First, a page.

However, this lesson is only learned from the second half of the allusion, which speaks about G-d giving us a city of refuge. The first half of the allusion describes that the killing was unintentional. It’s as if G-d caused it to happen. What does this teach us about Elul? One explanation is[12] that a person might think that this month is all a farce. Throughout the year a person naturally commits errors in judgement; they have slipups in their spirituality. Now, during this month of Elul, they’re going to be on their best behavior. Who are they fooling? This isn’t the real them…These are the thoughts that could go through someone’s mind. However, this allusion is teaching us that it’s the exact opposite: during this month, we are our real selves. The slipups throughout the year, weren’t really us. No Jew intrinsically wants to sin[13]. Looking back on our failures, we think: “How could I have done that? That wasn’t me”. This is just like the accidental killer of the Torah. His mishap is looked at as not his fault. It’s as if someone else caused it. We need to look at Elul as the opportunity to be our real selves. Hopefully then, we will have a better year than the previous.

Good Shabbos

 

[1] Based on a shiur given by Rabbi Reznick to parshas Shoftim in 5774

[2] Exodus 21:13, translation loosely based on The Living Torah ad. loc. For a different piece on this particular verse, see http://parshaponders.com/mishpatim-shekalim-5778

[3] Song of Songs 6:3. The last letters also have the numerical value of forty, corresponding to the forty days between the beginning of Elul and Yom Kippur

[4] Deuteronomy 30:6

[5] Mishnah Berurah 581:1. He presumably got this from the Abudraham Chapter 25 (Tefillas Rosh Hashanah), who quotes these allusions from the “Darshanim”. I only found earlier sources regarding the first allusion of אני לדודי ודודי לי, which are Rabbi Yehoshua ibn Shuaib at the end of parshas Shoftim, quoting a Midrash, and Derashos Maharach Ohr Zaruah § 32 (parshas Ha’azinu)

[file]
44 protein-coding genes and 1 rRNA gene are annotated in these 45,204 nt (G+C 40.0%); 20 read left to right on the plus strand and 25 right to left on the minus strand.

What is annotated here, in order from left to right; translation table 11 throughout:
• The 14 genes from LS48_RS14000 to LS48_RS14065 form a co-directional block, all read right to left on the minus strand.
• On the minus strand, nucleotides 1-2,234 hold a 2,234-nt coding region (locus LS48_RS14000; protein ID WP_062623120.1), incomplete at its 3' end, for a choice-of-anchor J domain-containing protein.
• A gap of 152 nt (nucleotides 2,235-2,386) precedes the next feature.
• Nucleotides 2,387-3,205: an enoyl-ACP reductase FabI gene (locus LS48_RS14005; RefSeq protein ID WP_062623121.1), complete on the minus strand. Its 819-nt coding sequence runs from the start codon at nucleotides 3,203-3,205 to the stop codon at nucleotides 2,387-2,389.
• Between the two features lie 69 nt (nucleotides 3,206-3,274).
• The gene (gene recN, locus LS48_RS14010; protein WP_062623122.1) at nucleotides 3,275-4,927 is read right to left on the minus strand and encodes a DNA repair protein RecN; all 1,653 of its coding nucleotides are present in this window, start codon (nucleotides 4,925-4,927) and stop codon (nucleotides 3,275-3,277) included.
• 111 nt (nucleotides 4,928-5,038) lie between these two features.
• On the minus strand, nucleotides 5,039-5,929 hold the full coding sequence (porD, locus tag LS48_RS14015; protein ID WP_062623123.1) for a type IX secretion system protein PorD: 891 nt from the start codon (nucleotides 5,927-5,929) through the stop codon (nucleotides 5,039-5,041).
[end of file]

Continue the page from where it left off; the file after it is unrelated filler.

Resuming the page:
[6] Mishnah Berurah loc. cit. I saw this explanation in the Bach ad. loc. § 2, although it could come from an earlier source

[7] Deuteronomy 19:1-10

[8] Exodus loc. cit.

[9] Pri Etz Chaim Sha’ar Rosh Hashanah § 1, brought by the Kitzur Shulchan Aruch 128:1. The latter also brings the previous two allusions, and provides a third one regarding sending gifts to friends (Esther 9:22).  He says the latter three allusions correspond to the three ways to annul a bad decree: (1) teshuvah / repentance (ומל יקוק), (2) tefillah / prayer (אני לדודי), and (3) tzedakah (gifts to friends). See the Unesaneh Sokef prayer in the Rosh Hashanah Machzor and Rosh Hashanah 16b

[10] See Rashi to Exodus loc. cit.

[11] Rabbi Reznick quoted this explanation of the cities of refuge from the Avnei Nezer

[12] Rabbi Reznick quoted this explanation from Rav Tzvi Mayer Zilberberg

[13] See Mishneh Torah Hilchos Gerushin 2:20

The Three Weeks 5778

The King’s chain[1]

ושב יקוק אלקיך את-שבותך ורחמך ושב וקבצך מכל-העמים אשר הפיצך יקוק אלקיך שמה
Hashem will return with your captives and will have mercy on you. He will return and gather you in from all the nations from which Hashem your G-d scattered you to[2]